Chitosan nanoparticle-based neuronal membrane sealing and neuroprotection following acrolein-induced cell injury
© Cho et al. 2010
Received: 19 October 2009
Accepted: 29 January 2010
Published: 29 January 2010
The highly reactive aldehyde acrolein is a very potent endogenous toxin with a long half-life. Acrolein is produced within cells after insult, and is a central player in slow and progressive "secondary injury" cascades. Indeed, acrolein-biomolecule complexes formed by cross-linking with proteins and DNA are associated with a number of pathologies, especially central nervous system (CNS) trauma and neurodegenerative diseases. Hydralazine is capable of inhibiting or reducing acrolein-induced damage. However, since hydralazine's principle activity is to reduce blood pressure as a common anti-hypertension drug, the possible problems encountered when applied to hypotensive trauma victims have led us to explore alternative approaches. This study aims to evaluate such an alternative - a chitosan nanoparticle-based therapeutic system.
Hydralazine-loaded chitosan nanoparticles were prepared using different types of polyanions and characterized for particle size, morphology, zeta potential value, and the efficiency of hydralazine entrapment and release. Hydralazine-loaded chitosan nanoparticles ranged in size from 300 nm to 350 nm in diameter, and with a tunable, or adjustable, surface charge.
We evaluated the utility of chitosan nanoparticles with an in-vitro model of acrolein-mediated cell injury using PC -12 cells. The particles effectively, and statistically, reduced damage to membrane integrity, secondary oxidative stress, and lipid peroxidation. This study suggests that a chitosan nanoparticle-based therapy to interfere with "secondary" injury may be possible.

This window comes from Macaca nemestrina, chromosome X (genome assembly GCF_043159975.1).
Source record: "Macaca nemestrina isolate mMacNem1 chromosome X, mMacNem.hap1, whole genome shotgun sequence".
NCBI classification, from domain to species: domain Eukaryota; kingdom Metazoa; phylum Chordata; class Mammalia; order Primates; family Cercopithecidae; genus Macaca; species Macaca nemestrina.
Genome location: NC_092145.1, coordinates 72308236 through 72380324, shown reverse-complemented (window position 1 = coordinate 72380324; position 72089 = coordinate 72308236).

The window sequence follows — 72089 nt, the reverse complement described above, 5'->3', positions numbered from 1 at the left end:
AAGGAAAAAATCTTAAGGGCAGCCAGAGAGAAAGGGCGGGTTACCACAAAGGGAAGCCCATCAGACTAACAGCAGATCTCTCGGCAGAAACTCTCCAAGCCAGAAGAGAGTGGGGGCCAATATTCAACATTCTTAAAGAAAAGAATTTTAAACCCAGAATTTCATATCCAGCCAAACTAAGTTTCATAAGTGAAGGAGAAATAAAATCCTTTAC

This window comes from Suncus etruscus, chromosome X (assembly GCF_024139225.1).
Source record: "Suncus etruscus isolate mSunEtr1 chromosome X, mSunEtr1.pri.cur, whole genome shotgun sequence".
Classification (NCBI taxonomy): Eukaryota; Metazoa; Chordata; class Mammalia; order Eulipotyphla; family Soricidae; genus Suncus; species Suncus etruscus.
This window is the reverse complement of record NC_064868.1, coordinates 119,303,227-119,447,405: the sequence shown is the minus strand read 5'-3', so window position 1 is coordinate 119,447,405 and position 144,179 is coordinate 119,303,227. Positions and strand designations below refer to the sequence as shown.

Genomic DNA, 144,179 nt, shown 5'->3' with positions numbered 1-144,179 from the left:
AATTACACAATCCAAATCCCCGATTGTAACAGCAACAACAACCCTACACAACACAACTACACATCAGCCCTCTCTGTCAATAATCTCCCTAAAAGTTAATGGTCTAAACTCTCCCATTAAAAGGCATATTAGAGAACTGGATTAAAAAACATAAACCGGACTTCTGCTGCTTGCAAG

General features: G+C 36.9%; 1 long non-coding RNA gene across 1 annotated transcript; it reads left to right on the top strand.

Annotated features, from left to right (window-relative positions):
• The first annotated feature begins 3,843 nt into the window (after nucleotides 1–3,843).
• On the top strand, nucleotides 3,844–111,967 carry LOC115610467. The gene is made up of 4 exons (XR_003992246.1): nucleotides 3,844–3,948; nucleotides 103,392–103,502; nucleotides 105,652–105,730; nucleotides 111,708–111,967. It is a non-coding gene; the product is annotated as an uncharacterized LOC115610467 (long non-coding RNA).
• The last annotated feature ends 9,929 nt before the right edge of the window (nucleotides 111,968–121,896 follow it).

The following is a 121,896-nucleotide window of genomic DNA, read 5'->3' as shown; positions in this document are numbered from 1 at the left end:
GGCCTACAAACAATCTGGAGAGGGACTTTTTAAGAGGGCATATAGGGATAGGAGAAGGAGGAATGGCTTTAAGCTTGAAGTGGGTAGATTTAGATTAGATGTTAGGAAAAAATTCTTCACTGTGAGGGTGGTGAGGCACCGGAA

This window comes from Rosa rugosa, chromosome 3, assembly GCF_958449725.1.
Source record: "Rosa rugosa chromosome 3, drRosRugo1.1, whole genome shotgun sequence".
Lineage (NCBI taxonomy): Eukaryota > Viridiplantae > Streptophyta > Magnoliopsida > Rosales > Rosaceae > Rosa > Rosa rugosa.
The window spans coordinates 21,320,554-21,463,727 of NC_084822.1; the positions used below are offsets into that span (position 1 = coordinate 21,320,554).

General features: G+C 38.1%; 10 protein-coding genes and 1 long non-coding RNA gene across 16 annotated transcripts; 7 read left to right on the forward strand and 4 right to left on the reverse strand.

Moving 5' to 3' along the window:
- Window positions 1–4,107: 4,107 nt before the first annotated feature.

Substantial cellular injury caused by acute mechanical, chemical, or biological insult is initially associated with an instantaneous loss of plasma membrane integrity. This facilitates the unregulated exchange of intracellular/extracellular ion species, and subsequently leads to cell death [1, 2]. The failure of this functional barrier further induces incomplete oxygen metabolism within the cell, and accelerates the production of highly reactive oxygen species (so-called "free radicals") such as superoxide anions, hydrogen peroxide, and hydroxyl radicals. The biochemical reactivity of such reactive oxygen species (ROS) triggers the deterioration of lipids within the inner domain of the cell membrane (lipid peroxidation or LPO) producing endogenous toxins composed of mainly aldehydes - especially acrolein [3–7]. Unfortunately, the continuing production of toxic aldehydes feed back to attack mitochondria, yet untouched healthy membrane, and pass through intact cell membranes to attack even nearby healthy cells. As a consequence, the initial loss of membrane integrity in response to the "primary injury" is the crucial step initiating a "secondary injury" process in the nervous system. Unchecked, these self - reinforcing processes influence further collapse of mitochondria and oxidative metabolism, continued deterioration of the cell membrane, the further production of endogenous toxins, and ultimately, cell death. In the past decade, significant neuroprotection was achieved by the topical, intravenous, or even subcutaneous application of water-soluble polymers, such as poloxamer 188, 1100, or polyethylene glycol (PEG), as a rescue strategy to alleviate cell and tissue damage following traumatic insults [8–16]. Such versatile polymers have demonstrated their capability to induce functional recovery at the cell level by initiating spontaneous molecular rearrangement of the lipid bilayers through membrane fusion and integration .